Tag Archives: data

Digging into the UAB athletics announcement: A look at C-USA and SEC athletic budgets, subsidies and state appropriations

NCAA-logo-aloneThis weekend the group of NCAA Division I FBS conferences known as the “Power 5” and the “autonomy schools” approved long-talked about changes to their Division I governance laws. Reports from this year’s convention via USA Today showed that while they passed, it was not without disagreement.

The “cost of living” amendment passed 79-1 with the lone vote against raising concerns about the residual effects of such a change. It allows for schools to cover incidental costs associated with college in addition to tuition, room, and board. A proposal to allow for student-athletes to be able to receive guaranteed four-year scholarships barely passed, with representatives from the SEC and Big 12 among those arguing against the concept. These votes are significant for UAB as a member of Conference USA given comments made by league commissioner, Britton Banowsky, before the beginning of the academic year suggesting members schools were prepared to pay athletes the full cost of attendance. A look at publicly available numbers tell a different story.

The Chronicle of Higher Education published a report in March 2014 titled “An Era of Neglect.” The accompanying database was the one referenced by Yellowhammer News in the post published in September and cited previously in this series. Below is a table showing data compiled from both that database and one maintained by USA Today since 2005 showing revenues, expenses, and subsidies for public colleges and universities participating in collegiate sports. Ours extracts data from the USA Today database while adding two additional pieces — the percentage of the overall budget for the institution compromised of state appropriations and the change of percentage between where it was in 1987 and in 2012 — from the Chronicle for Higher Education’s database. A decision was made to focus on member schools in both Southeastern Conference and Conference USA to provide context and perspective. Adding the numbers in the last two columns together (and remembering to add the number in the last column instead of subtracting, so, for example, taking 29.9 and 26.1 — and NOT -26.1 — for Florida) will give you will allow you to determine the institution’s total state appropriation in 1987 (56% for our example).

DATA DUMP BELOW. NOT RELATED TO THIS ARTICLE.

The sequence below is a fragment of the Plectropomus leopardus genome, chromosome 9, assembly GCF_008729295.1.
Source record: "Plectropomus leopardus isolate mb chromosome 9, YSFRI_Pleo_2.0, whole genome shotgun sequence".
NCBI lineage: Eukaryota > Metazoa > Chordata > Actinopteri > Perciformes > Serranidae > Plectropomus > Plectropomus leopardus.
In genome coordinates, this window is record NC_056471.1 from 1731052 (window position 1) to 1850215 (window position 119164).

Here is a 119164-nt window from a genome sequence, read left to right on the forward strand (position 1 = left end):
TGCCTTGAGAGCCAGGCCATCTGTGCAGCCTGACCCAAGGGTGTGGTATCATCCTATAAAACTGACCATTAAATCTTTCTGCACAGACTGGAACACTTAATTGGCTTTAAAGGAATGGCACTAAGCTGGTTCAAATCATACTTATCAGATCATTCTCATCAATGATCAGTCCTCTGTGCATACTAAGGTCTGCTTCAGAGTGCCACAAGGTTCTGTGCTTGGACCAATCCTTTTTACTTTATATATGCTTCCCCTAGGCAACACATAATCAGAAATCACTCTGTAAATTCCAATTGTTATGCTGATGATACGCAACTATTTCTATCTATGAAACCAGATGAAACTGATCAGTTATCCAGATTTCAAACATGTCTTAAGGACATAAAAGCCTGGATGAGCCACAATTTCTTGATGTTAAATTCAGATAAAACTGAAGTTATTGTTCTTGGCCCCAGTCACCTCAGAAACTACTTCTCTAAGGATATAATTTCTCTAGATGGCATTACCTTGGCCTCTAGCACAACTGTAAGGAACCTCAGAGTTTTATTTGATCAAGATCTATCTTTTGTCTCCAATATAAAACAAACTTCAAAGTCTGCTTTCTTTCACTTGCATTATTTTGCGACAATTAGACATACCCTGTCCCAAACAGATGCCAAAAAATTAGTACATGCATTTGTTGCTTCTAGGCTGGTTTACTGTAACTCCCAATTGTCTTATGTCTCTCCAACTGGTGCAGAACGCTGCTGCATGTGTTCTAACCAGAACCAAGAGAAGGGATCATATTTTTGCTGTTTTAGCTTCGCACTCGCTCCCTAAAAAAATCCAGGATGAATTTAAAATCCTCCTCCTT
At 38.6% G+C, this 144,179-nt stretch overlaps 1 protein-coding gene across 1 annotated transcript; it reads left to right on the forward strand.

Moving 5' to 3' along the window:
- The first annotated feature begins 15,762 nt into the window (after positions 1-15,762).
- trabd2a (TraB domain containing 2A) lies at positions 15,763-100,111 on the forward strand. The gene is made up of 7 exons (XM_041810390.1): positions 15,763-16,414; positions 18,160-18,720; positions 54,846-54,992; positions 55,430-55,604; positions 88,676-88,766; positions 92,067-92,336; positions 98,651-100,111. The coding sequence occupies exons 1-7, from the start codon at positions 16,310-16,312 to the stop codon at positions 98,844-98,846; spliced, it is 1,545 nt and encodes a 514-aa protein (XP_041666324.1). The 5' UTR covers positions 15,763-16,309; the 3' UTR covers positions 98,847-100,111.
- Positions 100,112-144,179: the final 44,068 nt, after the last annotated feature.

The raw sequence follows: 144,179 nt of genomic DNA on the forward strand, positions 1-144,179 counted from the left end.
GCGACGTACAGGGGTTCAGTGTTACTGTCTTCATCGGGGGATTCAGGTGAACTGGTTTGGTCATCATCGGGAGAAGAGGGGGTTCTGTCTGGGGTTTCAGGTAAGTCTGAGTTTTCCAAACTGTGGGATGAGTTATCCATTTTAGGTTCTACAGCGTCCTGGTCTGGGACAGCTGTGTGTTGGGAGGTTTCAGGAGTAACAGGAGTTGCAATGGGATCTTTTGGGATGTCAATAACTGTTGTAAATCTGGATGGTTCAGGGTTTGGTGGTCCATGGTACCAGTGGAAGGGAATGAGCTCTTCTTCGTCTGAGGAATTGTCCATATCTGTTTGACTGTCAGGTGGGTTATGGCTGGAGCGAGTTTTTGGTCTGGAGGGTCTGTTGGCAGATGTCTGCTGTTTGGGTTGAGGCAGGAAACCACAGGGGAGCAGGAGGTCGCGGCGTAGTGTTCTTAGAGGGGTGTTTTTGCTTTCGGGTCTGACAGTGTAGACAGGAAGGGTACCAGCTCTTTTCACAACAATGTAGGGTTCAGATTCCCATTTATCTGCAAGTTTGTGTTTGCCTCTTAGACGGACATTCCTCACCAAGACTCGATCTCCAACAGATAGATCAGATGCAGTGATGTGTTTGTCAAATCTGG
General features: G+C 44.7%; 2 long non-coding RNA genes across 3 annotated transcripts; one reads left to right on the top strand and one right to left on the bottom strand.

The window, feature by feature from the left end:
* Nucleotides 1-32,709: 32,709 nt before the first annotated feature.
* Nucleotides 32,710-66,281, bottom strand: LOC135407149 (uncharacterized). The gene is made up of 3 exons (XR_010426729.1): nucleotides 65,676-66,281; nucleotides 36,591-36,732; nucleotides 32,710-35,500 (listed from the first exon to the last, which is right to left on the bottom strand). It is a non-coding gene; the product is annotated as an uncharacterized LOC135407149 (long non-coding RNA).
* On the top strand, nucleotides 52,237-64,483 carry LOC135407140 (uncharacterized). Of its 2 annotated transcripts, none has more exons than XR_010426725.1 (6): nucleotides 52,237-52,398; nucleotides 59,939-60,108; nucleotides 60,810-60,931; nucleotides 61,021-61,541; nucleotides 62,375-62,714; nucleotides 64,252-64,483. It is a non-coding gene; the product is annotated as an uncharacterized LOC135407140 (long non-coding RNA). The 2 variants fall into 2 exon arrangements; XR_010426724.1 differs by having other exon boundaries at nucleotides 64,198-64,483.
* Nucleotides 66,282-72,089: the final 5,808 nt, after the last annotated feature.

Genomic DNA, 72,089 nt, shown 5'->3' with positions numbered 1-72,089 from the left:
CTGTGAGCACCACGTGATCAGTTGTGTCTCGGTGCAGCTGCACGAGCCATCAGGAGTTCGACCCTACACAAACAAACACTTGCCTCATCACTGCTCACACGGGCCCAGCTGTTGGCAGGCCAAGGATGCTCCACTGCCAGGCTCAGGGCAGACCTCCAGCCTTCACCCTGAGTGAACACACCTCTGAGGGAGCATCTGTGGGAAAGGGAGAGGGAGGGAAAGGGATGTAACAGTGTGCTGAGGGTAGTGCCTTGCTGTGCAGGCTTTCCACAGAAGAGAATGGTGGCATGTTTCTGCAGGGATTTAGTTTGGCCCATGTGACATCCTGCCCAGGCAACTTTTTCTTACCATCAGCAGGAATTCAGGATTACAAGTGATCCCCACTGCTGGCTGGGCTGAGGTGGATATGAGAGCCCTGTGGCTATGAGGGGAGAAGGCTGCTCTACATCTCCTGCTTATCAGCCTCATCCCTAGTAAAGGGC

SchoolTotal RevenueTotal ExpensesTotal Subsidy% Subsidy% overall budget from state, 2012% +/- 1987-2012
Ole Miss$73,390,050$71,315,807$3,831,5985.2227.7-19.7
Miss. State$62,764,025$57,362,224$3,000,0004.7836.7-12.0
Texas A&M$93,957,906$85,114,588$590,9730.6332.5-16.9
Florida Atlantic$24,538,411$21,967,412$16,590,46867.6149.4-23.2
LA Tech$18,570,493$18,444,386$9,214,68249.6237.6-14.2
Middle TN St.$27,667,552$28,716,516$19,613,16170.8925.6-41.6
UNC Charlotte$26,681,829$26,122,465$18,667,99469.9750.3-17.0
North Texas$28,800,436$28,926,470$17,628,42661.2134.2-29.1